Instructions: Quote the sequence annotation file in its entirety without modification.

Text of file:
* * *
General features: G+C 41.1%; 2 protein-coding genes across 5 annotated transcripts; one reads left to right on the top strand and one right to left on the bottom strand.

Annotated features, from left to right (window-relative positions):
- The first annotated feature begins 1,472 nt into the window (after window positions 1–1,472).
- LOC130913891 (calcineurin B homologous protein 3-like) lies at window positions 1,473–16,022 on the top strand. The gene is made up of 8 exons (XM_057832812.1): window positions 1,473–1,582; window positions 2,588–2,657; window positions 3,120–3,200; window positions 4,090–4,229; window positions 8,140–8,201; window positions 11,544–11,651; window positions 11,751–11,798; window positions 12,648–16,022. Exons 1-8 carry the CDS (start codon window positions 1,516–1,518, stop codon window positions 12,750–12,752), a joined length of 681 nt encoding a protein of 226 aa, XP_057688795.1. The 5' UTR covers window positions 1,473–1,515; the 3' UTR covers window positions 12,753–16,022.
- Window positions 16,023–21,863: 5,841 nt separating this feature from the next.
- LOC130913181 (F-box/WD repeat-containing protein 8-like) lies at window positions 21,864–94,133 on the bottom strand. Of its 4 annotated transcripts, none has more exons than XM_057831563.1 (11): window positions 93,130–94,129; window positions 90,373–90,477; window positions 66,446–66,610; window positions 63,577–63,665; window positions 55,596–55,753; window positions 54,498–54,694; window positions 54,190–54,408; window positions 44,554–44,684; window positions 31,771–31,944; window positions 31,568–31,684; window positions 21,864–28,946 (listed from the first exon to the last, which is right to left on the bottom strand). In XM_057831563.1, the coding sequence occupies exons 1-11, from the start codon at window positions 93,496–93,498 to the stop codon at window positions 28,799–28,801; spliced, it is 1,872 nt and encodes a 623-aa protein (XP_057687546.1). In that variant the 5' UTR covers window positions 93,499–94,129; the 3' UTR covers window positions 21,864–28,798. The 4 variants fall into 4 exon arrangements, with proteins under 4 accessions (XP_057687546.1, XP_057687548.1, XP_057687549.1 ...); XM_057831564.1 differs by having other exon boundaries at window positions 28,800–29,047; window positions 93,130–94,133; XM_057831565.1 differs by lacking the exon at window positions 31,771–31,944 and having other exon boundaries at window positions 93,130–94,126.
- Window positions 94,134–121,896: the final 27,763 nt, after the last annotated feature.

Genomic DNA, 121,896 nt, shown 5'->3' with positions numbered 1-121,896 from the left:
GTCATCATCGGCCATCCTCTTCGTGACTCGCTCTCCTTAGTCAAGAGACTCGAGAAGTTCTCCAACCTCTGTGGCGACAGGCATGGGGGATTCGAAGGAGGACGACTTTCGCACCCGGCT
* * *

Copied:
General features: G+C 41.1%; 2 protein-coding genes across 5 annotated transcripts; one reads left to right on the top strand and one right to left on the bottom strand.

Annotated features, from left to right (window-relative positions):
- The first annotated feature begins 1,472 nt into the window (after window positions 1–1,472).
- LOC130913891 (calcineurin B homologous protein 3-like) lies at window positions 1,473–16,022 on the top strand. The gene is made up of 8 exons (XM_057832812.1): window positions 1,473–1,582; window positions 2,588–2,657; window positions 3,120–3,200; window positions 4,090–4,229; window positions 8,140–8,201; window positions 11,544–11,651; window positions 11,751–11,798; window positions 12,648–16,022. Exons 1-8 carry the CDS (start codon window positions 1,516–1,518, stop codon window positions 12,750–12,752), a joined length of 681 nt encoding a protein of 226 aa, XP_057688795.1. The 5' UTR covers window positions 1,473–1,515; the 3' UTR covers window positions 12,753–16,022.
- Window positions 16,023–21,863: 5,841 nt separating this feature from the next.
- LOC130913181 (F-box/WD repeat-containing protein 8-like) lies at window positions 21,864–94,133 on the bottom strand. Of its 4 annotated transcripts, none has more exons than XM_057831563.1 (11): window positions 93,130–94,129; window positions 90,373–90,477; window positions 66,446–66,610; window positions 63,577–63,665; window positions 55,596–55,753; window positions 54,498–54,694; window positions 54,190–54,408; window positions 44,554–44,684; window positions 31,771–31,944; window positions 31,568–31,684; window positions 21,864–28,946 (listed from the first exon to the last, which is right to left on the bottom strand). In XM_057831563.1, the coding sequence occupies exons 1-11, from the start codon at window positions 93,496–93,498 to the stop codon at window positions 28,799–28,801; spliced, it is 1,872 nt and encodes a 623-aa protein (XP_057687546.1). In that variant the 5' UTR covers window positions 93,499–94,129; the 3' UTR covers window positions 21,864–28,798. The 4 variants fall into 4 exon arrangements, with proteins under 4 accessions (XP_057687546.1, XP_057687548.1, XP_057687549.1 ...); XM_057831564.1 differs by having other exon boundaries at window positions 28,800–29,047; window positions 93,130–94,133; XM_057831565.1 differs by lacking the exon at window positions 31,771–31,944 and having other exon boundaries at window positions 93,130–94,126.
- Window positions 94,134–121,896: the final 27,763 nt, after the last annotated feature.

Genomic DNA, 121,896 nt, shown 5'->3' with positions numbered 1-121,896 from the left:
GTCATCATCGGCCATCCTCTTCGTGACTCGCTCTCCTTAGTCAAGAGACTCGAGAAGTTCTCCAACCTCTGTGGCGACAGGCATGGGGGATTCGAAGGAGGACGACTTTCGCACCCGGCT